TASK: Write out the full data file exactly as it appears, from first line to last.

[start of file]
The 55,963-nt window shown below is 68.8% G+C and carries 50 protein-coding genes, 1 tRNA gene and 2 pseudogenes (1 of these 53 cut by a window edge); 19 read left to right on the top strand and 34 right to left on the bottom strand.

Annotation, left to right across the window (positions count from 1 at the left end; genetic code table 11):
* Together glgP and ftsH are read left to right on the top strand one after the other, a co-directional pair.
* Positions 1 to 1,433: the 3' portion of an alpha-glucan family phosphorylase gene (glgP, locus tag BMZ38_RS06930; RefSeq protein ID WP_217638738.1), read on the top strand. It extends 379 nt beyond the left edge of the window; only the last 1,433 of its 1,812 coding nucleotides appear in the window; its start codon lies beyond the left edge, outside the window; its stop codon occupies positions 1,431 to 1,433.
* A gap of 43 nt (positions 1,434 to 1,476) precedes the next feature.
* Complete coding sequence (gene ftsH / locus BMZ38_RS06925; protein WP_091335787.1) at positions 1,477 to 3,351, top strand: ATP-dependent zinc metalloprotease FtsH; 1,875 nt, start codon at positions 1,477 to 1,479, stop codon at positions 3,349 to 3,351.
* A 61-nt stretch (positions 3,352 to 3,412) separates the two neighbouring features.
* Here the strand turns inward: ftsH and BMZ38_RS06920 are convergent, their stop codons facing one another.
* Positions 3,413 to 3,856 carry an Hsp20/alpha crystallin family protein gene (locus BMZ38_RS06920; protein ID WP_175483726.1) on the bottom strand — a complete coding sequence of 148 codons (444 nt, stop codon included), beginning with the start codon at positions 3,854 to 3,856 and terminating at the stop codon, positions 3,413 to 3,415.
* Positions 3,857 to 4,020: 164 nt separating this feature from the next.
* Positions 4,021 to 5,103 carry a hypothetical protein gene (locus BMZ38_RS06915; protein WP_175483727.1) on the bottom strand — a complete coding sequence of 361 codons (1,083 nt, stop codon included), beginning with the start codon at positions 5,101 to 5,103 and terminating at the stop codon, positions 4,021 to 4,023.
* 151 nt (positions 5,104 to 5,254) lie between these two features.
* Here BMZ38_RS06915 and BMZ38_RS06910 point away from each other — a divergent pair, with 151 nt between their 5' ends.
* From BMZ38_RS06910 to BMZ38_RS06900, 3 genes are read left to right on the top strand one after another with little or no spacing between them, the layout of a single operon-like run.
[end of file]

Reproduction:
The 55,963-nt window shown below is 68.8% G+C and carries 50 protein-coding genes, 1 tRNA gene and 2 pseudogenes (1 of these 53 cut by a window edge); 19 read left to right on the top strand and 34 right to left on the bottom strand.

Annotation, left to right across the window (positions count from 1 at the left end; genetic code table 11):
* Together glgP and ftsH are read left to right on the top strand one after the other, a co-directional pair.
* Positions 1 to 1,433: the 3' portion of an alpha-glucan family phosphorylase gene (glgP, locus tag BMZ38_RS06930; RefSeq protein ID WP_217638738.1), read on the top strand. It extends 379 nt beyond the left edge of the window; only the last 1,433 of its 1,812 coding nucleotides appear in the window; its start codon lies beyond the left edge, outside the window; its stop codon occupies positions 1,431 to 1,433.
* A gap of 43 nt (positions 1,434 to 1,476) precedes the next feature.
* Complete coding sequence (gene ftsH / locus BMZ38_RS06925; protein WP_091335787.1) at positions 1,477 to 3,351, top strand: ATP-dependent zinc metalloprotease FtsH; 1,875 nt, start codon at positions 1,477 to 1,479, stop codon at positions 3,349 to 3,351.
* A 61-nt stretch (positions 3,352 to 3,412) separates the two neighbouring features.
* Here the strand turns inward: ftsH and BMZ38_RS06920 are convergent, their stop codons facing one another.
* Positions 3,413 to 3,856 carry an Hsp20/alpha crystallin family protein gene (locus BMZ38_RS06920; protein ID WP_175483726.1) on the bottom strand — a complete coding sequence of 148 codons (444 nt, stop codon included), beginning with the start codon at positions 3,854 to 3,856 and terminating at the stop codon, positions 3,413 to 3,415.
* Positions 3,857 to 4,020: 164 nt separating this feature from the next.
* Positions 4,021 to 5,103 carry a hypothetical protein gene (locus BMZ38_RS06915; protein WP_175483727.1) on the bottom strand — a complete coding sequence of 361 codons (1,083 nt, stop codon included), beginning with the start codon at positions 5,101 to 5,103 and terminating at the stop codon, positions 4,021 to 4,023.
* 151 nt (positions 5,104 to 5,254) lie between these two features.
* Here BMZ38_RS06915 and BMZ38_RS06910 point away from each other — a divergent pair, with 151 nt between their 5' ends.
* From BMZ38_RS06910 to BMZ38_RS06900, 3 genes are read left to right on the top strand one after another with little or no spacing between them, the layout of a single operon-like run.